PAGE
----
Keep it loose: a short history of the Artifact Small Format Film Festival

By Felicia Glatz

Issue 011, Volume Three | Winter 2018

Three things: Rick Doe, Answer Print, and the amateur film community in Calgary.

Those are the three things that made the festival possible.

— Gordon Pepper


After thumbing through a mountain of photos at the Calgary Society of Independent Filmmakers (CSIF) office in 2016, I placed a call to Gordon Pepper. I was looking to get a more personal perspective on the history of the $100 Film Festival—now the Artifact Small Format Film Festival—for a retrospective program for the festival’s 25th year. Pepper, one of the inaugural members of the festival in 1992, and now Executive Director of Filmpool Cooperative in Saskatchewan, was all over those photos. His excitement came bounding through the receiver as he began with the festival’s founder: James Beattie Morison.

Morison, an engineer with a love for film, exemplified the hungry and energetic amateur celluloid artist crowd in Calgary in the early nineties. He had a library of self-produced celluloid films, and ideas waiting to be realised. When he came to Calgary from Winnipeg, Morison took film classes at the University of Calgary and Southern Alberta Institute of Technology (SAIT), and also joined the board of CSIF. As a board member, he immediately pursued actions to revive interest in the dying medium, and proposed a casual congregation of filmmakers and film lovers—screenings and filmmaking workshops seeking to encourage and nurture local film production. Morison’s notes for the first event feature a brief outline of the submission guidelines, and scrawled marginalia to “get people who are positive … Jerre Paquette … warm & gentle,” “keep it loose,” “not flashy,” and “beer and discussion afterward.”

James Morison and Sean Iles, 1995. 

PHOTO Courtesy of CSIF.

The rules were simple because the overall budget was determined by the cost of Super 8 film; $100 could buy you five rolls of black-and-white, four rolls of colour, or three rolls of sound film. This constraint bred sustainability, while making the festival unique and approachable—especially for novice filmmakers. “It was an entry point,” described Pepper, an open door for those seeking an audience, mentorship, and resources. Morison’s proposal was built upon and tethered to the ethos of CSIF: the principle of mutual assistance, and shared benefit. Those eager to make, share, and discuss films came together within this cooperative and found support. The idea of a scaled down budget and malleable materials must have held even more appeal to artists during this time, as the inception of $100FF coincided with some of the deepest funding cuts to the independent industry. Under Jean Chrétien’s Liberal government, funding was rolled back on Telefilm, the National Film Board, and several Provincial Arts Councils.1For artists lumbering through the drought of governmental funding, the prospect of a self-propelled project was becoming a reality, and the festival’s low entry fee of $10 levelled the playing field.

Recycled film scraps became potent, coated both with previous meaning, and new contextualization by proxy of fellow splices.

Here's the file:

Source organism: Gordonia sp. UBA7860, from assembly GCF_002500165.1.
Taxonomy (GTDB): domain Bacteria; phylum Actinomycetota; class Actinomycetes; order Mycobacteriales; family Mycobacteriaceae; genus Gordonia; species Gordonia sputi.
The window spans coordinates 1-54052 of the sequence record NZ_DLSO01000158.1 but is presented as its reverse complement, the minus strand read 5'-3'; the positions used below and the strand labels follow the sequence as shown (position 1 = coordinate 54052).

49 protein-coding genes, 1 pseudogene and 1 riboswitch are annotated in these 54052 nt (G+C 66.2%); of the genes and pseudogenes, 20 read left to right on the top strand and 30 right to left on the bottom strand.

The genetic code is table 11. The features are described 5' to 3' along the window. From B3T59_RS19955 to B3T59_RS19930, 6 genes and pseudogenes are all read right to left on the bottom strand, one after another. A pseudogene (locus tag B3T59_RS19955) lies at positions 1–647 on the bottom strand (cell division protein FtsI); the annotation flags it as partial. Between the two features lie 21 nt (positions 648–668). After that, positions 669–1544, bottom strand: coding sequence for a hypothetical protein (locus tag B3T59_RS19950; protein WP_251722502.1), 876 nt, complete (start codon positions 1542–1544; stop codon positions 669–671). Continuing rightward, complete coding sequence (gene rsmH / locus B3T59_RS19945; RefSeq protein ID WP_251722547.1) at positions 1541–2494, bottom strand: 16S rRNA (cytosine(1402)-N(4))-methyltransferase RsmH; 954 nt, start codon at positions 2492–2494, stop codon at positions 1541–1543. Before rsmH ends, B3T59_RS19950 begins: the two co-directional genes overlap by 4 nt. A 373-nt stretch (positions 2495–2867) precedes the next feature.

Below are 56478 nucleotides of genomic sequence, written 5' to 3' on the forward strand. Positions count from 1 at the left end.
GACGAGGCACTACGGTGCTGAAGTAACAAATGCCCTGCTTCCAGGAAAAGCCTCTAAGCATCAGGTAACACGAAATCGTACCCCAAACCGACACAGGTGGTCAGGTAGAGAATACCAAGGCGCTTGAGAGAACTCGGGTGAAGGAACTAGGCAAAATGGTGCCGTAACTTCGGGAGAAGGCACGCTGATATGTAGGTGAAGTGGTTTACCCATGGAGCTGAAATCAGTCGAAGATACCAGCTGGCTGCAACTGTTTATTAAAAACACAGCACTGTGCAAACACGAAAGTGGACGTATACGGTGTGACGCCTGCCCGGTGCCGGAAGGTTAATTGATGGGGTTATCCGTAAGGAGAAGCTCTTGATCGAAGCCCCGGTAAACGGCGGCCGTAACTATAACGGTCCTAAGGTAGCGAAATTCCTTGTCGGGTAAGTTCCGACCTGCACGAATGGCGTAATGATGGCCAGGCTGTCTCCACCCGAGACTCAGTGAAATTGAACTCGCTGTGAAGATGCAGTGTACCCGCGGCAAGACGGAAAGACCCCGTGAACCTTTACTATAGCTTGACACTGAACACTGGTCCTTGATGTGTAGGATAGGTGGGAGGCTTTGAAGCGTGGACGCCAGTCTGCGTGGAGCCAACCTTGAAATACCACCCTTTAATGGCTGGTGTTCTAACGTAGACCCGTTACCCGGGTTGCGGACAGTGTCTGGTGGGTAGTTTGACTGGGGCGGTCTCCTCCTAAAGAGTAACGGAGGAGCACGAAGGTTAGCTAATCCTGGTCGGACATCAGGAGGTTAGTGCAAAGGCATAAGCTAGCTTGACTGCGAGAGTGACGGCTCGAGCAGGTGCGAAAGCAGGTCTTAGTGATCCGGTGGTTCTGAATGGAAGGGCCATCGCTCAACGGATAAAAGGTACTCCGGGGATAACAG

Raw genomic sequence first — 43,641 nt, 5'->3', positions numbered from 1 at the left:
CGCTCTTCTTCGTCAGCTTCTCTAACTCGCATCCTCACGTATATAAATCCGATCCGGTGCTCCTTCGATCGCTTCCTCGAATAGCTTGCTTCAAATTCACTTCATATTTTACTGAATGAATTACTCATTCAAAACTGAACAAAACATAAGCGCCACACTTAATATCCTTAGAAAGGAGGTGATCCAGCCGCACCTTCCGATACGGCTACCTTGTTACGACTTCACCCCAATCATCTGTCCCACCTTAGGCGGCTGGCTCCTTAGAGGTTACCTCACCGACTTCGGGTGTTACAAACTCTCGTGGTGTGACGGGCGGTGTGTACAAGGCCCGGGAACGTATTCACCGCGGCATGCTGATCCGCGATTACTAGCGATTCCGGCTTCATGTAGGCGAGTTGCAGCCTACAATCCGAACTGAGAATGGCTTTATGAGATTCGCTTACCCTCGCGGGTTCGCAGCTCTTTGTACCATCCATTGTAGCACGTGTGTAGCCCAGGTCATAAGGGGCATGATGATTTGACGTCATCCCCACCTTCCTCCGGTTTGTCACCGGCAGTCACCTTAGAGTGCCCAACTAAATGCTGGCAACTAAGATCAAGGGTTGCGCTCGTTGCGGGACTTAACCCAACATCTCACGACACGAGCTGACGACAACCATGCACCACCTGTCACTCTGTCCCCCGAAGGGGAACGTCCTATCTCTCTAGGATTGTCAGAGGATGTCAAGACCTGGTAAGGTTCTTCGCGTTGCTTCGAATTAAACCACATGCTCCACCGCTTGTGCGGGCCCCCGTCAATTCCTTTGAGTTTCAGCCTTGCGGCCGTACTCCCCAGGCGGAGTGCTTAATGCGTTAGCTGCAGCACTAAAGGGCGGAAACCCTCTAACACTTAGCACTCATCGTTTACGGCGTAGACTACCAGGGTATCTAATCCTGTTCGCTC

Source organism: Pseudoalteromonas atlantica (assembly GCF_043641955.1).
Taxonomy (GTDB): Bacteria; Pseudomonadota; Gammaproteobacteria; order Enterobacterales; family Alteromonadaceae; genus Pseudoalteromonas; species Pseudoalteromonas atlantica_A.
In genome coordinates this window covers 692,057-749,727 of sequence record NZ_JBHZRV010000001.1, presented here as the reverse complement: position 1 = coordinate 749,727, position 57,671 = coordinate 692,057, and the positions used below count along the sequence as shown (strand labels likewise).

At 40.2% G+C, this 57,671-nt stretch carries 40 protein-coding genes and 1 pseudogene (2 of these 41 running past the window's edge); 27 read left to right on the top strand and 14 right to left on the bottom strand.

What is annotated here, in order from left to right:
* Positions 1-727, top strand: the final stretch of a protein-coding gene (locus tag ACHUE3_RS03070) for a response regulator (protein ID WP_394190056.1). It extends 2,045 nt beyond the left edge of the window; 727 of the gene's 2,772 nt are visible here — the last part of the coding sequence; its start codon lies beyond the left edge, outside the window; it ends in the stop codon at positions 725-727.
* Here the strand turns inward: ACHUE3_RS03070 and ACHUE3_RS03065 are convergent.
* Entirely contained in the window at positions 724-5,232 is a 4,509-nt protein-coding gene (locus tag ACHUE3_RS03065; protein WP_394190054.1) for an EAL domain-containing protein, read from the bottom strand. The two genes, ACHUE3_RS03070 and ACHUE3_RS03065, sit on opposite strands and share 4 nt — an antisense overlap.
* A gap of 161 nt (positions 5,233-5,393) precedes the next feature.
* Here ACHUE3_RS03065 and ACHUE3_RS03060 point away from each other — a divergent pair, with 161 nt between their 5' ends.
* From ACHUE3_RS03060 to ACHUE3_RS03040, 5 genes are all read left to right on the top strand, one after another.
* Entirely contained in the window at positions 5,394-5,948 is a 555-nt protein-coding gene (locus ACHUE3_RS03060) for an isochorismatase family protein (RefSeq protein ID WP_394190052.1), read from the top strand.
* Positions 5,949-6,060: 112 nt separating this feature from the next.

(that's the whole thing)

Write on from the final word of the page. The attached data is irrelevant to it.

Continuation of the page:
What resulted was a dedicated grouping of artists such as Joe Kelly and Noel Bégin—graduates of art programs and active local filmmakers. Kelly explored myriad materials and was eager to develop a film dimension to his practice. Bégin had just returned from film school and focused mainly upon abstract and experimental short films. Both filmmakers re-introduced scraps of film as sutured and emboldened cultural and political statements. Recycled film scraps became potent, coated both with previous meaning, and new contextualization by proxy of fellow splices. It is critical, anthropological, reflective, political, and altogether heuristic. Others like Don Best partook in the tradition of direct celluloid manipulation, applying a camera-less technique to produce haunting and consuming animation. Brenda Whiteman and Peter Stinson found a camera and film in a garage, and made the first of their many films for the $100FF. All of these artists constituted a small cross-section of Calgary at the time—people either seasoned in Super 8 or complete neophytes, coming together to share their films. 

The first $100FF took place in 1992 in the basement theatre of a church at 1703 1st NW—which was also the CSIF headquarters. An intimate overcapacity audience took in a collection of seven films, each introduced by its author: Grave Delusions by Howard Horwitz, You Know What They Say by Pete McGowan, Before the Collage by A.R.W. Belyea, A Weekend in Calgary by James Morison, The Wandering Jew by Robert Manning, Tender by Greg Danyluk, and Left Brain Right Brain by Jeff Langille. Although a glaringly male first screening—indicative of a persisting gender imbalance in filmmaking then and even now—the festival was timely and indicative of popular demand. Close to 90 people squeezed into a 30-seat theatre.2Fuelled by minimal grant funding and volunteer labour, the inaugural festival was a wild success.

The festival is a contextual mélange, casting an ever-changing hue on the audience’s experience and expectation.

The audience quickly outgrew its humble basement theatre and the festival had to relocate: a pattern that continues to occur. As $100FF has aged, it necessitates a new home every few years. Likewise, its transitory curators take turns re-inventing its yearly programming. The history of $100FF involves constant recalibration of spatial coordinates and visual trends. Nomadic in nature, it has toured Calgary’s independent venues from the crowded church basement on 1st, the Gary Theatre, Alberta College of Art and Design, Globe Cinema, and The Plaza Theatre to its present home, the Calgary Engineered Air Theatre. The festival has mingled with the respective histories of each venue and its mandate. The festival is a contextual mélange, casting an ever-changing hue on the audience’s experience and expectation.